"Consumers must save at least 20 percent"

Consumers in Germany have to save significantly more energy than before in order to avert a gas shortage in winter.

"Consumers must save at least 20 percent"

Consumers in Germany have to save significantly more energy than before in order to avert a gas shortage in winter. According to the head of the Federal Network Agency, Klaus Müller, the reduction in gas deliveries from Russia to just 20 percent of the agreed volume means that the shortage can only be prevented in two best-case scenarios.

"For these scenarios, however, consumers have to save at least 20 percent - so much more than before," said Müller WELT AM SONNTAG. "In all other scenarios, there is already a risk of a gas shortage in December or we will have low storage levels at the end of the coming heating period."

In addition to the savings, the transmission of gas to neighboring countries would also have to be reduced by 20 percent, and 10 to 15 gigawatt hours of gas from other countries would also be needed. "If we don't save a lot and don't get any additional gas, we'll have a problem," said Müller.

In the event of a gas shortage, private households are not protected from prescribed restrictions. "It is certainly not protected by the regulation if someone thinks they have to heat their apartment to excessive temperatures in this emergency situation," said Müller.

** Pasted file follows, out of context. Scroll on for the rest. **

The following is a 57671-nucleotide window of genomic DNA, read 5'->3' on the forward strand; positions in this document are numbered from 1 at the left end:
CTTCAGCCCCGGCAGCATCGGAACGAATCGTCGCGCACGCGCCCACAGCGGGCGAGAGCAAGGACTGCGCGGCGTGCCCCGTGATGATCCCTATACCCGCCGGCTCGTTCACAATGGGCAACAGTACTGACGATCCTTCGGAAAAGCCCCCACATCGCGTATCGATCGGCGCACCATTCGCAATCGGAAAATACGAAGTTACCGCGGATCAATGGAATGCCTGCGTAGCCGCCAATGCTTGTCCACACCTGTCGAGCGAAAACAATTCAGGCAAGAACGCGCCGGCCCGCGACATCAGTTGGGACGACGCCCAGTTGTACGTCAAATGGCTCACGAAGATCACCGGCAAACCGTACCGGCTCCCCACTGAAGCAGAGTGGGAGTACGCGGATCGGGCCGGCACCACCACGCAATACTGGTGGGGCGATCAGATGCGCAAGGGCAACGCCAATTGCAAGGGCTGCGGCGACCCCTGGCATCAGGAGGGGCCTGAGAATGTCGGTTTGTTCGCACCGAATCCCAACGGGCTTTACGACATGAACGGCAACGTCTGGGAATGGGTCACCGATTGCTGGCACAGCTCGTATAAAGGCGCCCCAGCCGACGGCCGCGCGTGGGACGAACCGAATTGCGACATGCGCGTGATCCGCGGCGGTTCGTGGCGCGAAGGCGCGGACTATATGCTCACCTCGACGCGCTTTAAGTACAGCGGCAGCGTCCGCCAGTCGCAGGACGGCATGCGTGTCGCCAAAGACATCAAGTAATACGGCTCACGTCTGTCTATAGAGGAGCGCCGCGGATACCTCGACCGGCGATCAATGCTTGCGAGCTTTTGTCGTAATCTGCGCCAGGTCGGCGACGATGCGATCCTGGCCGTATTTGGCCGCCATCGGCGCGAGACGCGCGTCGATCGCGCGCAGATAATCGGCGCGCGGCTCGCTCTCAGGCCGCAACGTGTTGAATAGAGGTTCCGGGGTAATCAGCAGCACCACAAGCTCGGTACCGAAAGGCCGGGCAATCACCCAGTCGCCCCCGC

In principle, regulations are also conceivable that only allow individual rooms to be heated. "I don't want to speculate about anything because we're still having these discussions," said Müller. "But I want to say clearly: In order to secure jobs, I consider savings measures for private households to be legitimate as long as they do not affect the protected, vital area."

According to Müller, the gas production in Germany by fracking demanded by the Bavarian Prime Minister Markus Söder (CSU) would not help to prevent a gas emergency. “We have to look at two winters in which we are still dependent on Russian gas.

That's why the only measures that would help me would be to put gas in the storage tanks, in the industrial plants or in the private heating systems over the next 24 months," he said. "Fracking will not do that in Germany."

On the other hand, he did not rule out longer operating times for nuclear power plants. There are challenges in supplying the coal-fired power plants with coal and a special situation in France, where one is dependent on German electricity.

"We are also concerned that many people are buying electric fan heaters," said Müller. "That's an incredibly expensive idea, because even with the currently astronomically high gas prices, it's still 50 percent more expensive to heat with electricity than with gas. But it is a fact that the devices are bought.”

There are therefore good reasons for the current second stress test for the power supply. “You should take this second stress test seriously. We will see whether it means that nuclear power plants have to run longer in Germany," said Müller.

The President of the Federal Network Agency did not want to answer whether an extension of the running times beyond the so-called stretching operation of a few months is conceivable: “First of all, the question arises as to what is relevant for next winter.”

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